* This text was written by a columnist from TechWorld; Learn more at the end.
Advances in science are expected and acclaimed all over the world. The creation of new robots is often remembered when thinking about the future, and this field impresses many scientists. Most recently, scientists Keonam Kim, Patrick Spiller, Elena Sorina Lobo, Alireza Ramzani and Son Joo Chung. Submit a project for a robotic platform Multimedia movement called Leonardo.
The difference to the novelty lies in the fact that while many mobile robots specialize in land or air movement, “Leo” bridges the gap between two different systems of motion: flying and walking using the simultaneous control of distributed electric propulsion and a pair of articulated legs.
Therefore, the robot performs complex maneuvers that require delicate balance, such as tightrope walking and skateboarding, which present a challenge to current bipedal robots. Leonardo also demonstrates graceful walking motions intertwined with flight maneuvers to overcome obstacles using synchronous control of propellers and leg joints. Mechanical design and simultaneous control strategy achieve a unique multimodal motion capability that can enable robotic tasks and operations that would otherwise be challenging for single-mode motion robots.
Bipedal robots in particular have attracted a great deal of attention not only because of their human-like body shapes, but also because they can perform walking, running, and jumping over rugged and versatile terrain. Some advanced human-like robots can perform high-level tasks such as handling objects, climbing stairs, or driving a car. However, the ultimate goal of bipedal robots is to achieve human-like stability and strength in walking and running maneuvers over difficult terrain or in a complex indoor environment.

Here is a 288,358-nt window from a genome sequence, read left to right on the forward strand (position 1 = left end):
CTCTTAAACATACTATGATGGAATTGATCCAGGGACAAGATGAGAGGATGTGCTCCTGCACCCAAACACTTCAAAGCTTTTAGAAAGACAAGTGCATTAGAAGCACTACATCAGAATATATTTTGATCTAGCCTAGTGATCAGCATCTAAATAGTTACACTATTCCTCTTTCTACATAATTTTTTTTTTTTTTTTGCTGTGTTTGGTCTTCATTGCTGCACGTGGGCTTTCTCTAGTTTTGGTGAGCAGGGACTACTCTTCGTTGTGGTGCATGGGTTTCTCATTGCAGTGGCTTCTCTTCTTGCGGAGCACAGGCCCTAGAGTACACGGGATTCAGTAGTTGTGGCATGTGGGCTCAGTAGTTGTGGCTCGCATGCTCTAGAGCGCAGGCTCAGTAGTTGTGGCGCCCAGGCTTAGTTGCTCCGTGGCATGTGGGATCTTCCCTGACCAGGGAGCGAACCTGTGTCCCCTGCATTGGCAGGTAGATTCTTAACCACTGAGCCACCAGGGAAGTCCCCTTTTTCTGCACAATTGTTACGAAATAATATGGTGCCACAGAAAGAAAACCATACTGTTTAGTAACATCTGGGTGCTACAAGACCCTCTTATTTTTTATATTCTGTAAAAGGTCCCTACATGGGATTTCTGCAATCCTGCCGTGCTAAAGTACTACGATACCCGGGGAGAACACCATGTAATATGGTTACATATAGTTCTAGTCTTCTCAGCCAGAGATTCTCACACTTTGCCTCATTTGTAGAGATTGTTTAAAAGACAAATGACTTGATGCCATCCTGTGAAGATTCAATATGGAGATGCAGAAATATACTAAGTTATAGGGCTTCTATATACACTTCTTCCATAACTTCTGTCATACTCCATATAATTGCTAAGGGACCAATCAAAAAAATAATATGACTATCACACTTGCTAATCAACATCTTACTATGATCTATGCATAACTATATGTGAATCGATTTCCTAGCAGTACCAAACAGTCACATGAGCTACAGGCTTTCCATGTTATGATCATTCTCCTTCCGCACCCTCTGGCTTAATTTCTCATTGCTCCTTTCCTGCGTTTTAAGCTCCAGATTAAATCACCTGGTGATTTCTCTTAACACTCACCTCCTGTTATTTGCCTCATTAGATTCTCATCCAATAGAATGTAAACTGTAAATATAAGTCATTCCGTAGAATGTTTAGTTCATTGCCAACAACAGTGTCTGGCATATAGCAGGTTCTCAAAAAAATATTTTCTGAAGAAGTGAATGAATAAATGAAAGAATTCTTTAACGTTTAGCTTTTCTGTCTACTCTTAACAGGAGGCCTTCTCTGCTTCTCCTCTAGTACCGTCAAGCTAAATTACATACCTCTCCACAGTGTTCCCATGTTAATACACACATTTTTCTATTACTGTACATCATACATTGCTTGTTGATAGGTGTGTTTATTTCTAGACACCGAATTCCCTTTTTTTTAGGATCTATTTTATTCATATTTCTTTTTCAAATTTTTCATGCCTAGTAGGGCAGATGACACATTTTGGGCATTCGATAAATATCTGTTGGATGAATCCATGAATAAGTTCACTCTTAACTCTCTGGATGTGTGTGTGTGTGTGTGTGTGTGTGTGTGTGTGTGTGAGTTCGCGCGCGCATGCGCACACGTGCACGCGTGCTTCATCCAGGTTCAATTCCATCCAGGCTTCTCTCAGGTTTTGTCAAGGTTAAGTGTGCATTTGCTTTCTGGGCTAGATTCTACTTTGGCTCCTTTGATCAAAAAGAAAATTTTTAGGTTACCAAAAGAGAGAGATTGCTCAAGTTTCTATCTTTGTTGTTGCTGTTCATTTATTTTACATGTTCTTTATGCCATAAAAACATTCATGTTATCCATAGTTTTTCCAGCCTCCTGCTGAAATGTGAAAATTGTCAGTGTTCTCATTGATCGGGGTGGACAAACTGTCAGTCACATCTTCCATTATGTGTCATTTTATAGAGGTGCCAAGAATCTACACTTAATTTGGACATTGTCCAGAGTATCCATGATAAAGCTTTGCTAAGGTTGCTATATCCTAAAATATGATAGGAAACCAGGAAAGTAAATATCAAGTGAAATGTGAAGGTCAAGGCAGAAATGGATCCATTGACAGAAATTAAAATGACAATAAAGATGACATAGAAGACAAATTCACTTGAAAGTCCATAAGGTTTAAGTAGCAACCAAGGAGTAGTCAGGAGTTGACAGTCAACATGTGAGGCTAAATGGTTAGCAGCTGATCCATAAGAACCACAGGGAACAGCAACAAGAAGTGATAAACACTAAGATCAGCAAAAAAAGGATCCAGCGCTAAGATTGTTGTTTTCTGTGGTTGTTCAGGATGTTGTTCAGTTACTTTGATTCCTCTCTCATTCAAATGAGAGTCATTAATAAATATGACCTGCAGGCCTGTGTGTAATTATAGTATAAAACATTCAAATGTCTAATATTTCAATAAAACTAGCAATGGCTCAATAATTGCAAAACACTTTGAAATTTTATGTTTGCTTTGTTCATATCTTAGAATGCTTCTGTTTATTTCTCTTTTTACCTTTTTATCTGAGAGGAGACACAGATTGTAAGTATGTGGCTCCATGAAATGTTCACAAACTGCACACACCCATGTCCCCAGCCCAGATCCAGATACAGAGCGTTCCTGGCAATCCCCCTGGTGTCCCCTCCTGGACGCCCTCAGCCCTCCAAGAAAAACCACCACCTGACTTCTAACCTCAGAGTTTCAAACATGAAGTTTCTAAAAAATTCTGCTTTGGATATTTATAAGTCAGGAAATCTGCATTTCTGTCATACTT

Leo weighs 2.58 kg and has a total height of 75 cm when walking. The robot consists of three main subsystems, namely the trunk, the propeller propulsion system, and two legs with pointed feet. Moreover, Leonardo can work completely independently with the on-board computers and sensor array. Your nominal walking speed is 20 cm/sec, and your overall ground speed can be greatly increased by using a choppy, close-to-ground ride. The project represents a major advance for robotics around the world and appears to be the first step toward a more technical future.
Fabiano de Abreu Rodriguez, columnist at TechWorld, holds a PhD and MSc in Health Sciences in the fields of neuroscience and psychology, majoring in the electrical properties of neurons (Harvard), Python programming at the University of the South Pacific and in artificial intelligence at IBM. He is a member of Mensa International, the association of the smartest people in the world, the Portuguese and Brazilian Society of Neuroscience and the European Federation of Neuroscience. He is director of the Center for Research and Analysis of Heraclitus (CPAH), IPI Intel Technology and is considered one of the leading national scholars for studies of intelligence and high IQ.
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